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[Just a side note: sometimes I get such a hard time translating from Portuguese to English... wow. Why did I quote music in the original text anyway? haha]
Well, we got a samba in here that says the owner of the house does not approve of batuque in the kitchen.
I am not one to agree with this nonsense, not at all against batuque in the kitchen. In fact, it's the other way around. I do cook with batuques and plenty of music playing.
Now, when it comes to preparing a lot of ingredients at once, and the cutting board dances around - that's something I do not approve of.

There is a certain kind of joy that comes from days that one can spend in sweatpants. Because:
a) the temperature has lowered a bit, and that is always welcome when the summer is ending; and
b) leisure takes it's place among days of much planning and accomplishment.

Really, it is so good to get up with no alarm clock, read in bed some of that book that has been set aside lately, prepare an easy recipe and turn on the oven to warm the kitchen a little. Not thinking too much about what to do next.
With only one bowl I prepare these soft cookies that have a crunch because of the nuts. They are great for snacking, having breakfast, as a treat. 


Street food - Colombian arepas.

08/05/2015 - 0 Comments - Street Food | meat, Corn

All images and text in this post are by Gabriel Marzinotto.

I met the Colombian cuisine through a friend from there who's lived here in São Paulo. The first time I ate it was at a gourmet market where I went with him and a couple more friends. I had delicious empanadas, and I tried the coconut lemonade. I kind of have a childish sense of taste, I am picky with food. But combinations that are unusual to us make me curious, at least.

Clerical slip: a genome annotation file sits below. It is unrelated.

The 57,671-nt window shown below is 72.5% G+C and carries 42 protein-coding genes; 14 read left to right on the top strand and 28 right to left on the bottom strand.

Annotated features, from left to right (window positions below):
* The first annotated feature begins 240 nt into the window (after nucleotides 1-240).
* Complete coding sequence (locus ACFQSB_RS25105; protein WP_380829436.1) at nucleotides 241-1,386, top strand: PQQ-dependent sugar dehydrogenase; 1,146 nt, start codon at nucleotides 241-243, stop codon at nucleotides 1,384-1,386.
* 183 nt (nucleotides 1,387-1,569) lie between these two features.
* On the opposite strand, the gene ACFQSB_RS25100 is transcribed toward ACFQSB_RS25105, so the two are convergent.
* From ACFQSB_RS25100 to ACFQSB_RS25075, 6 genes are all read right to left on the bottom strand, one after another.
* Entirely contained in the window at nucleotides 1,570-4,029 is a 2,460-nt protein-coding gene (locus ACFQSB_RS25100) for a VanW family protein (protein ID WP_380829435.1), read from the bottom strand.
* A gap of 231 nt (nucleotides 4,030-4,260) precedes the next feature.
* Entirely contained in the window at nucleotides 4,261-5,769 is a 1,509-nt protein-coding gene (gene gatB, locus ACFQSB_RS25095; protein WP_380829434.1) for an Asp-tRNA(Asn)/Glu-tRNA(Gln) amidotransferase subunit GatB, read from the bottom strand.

I am not a coconut fan, but in the lemonade? Wonderful. Empanadas with peanut? Delish.

I left there with a good impression of what I tasted in the stall, Sabores de Mi Tierra. My friends said they had a restaurant next to the Benedito Calixto Square, and I should visit it someday.
A couple of weeks went by and we went to the restaurant, a small house in front of Goethe Institute. That day there was a World Cup game going on, and more: Colombia was playing. James Rodriguez and Quadrado's team had won, so the place of full and festive. It was packed, and the tables were placed in the garage ramp. It is kind of annoying to eat somewhere with an inclined floor. But the mood was nice, everyone had the Colombian team shirt on (for me, the most beautiful one in the last World Cup) and the game Italy x Venezuela was on the TV - one of the best games in the first stage of the competition.
That was when I first tasted arepa, a food typical from Colombia (and Venezuela). It was a different kind of bread, filled with pork ribs. As soon as I took the first bite it turned into a favorite. The patacones are worth trying too, ultimately they are filled just like the arepas, except in this case the fillings are served on top of a crunchy disc of fried plantain dough - seems like a huge, much tastier dorito.

I went there again in a chilly Saturday and found the place crowded. Instead of Soccer fans, now the public was the national meeting of Vila Madalena hipsters taking it over. Pinheiros neighbourhood is like that. As long as the food is good and the place keeps it's spirit, there is no reason for complaint. And that's the case.

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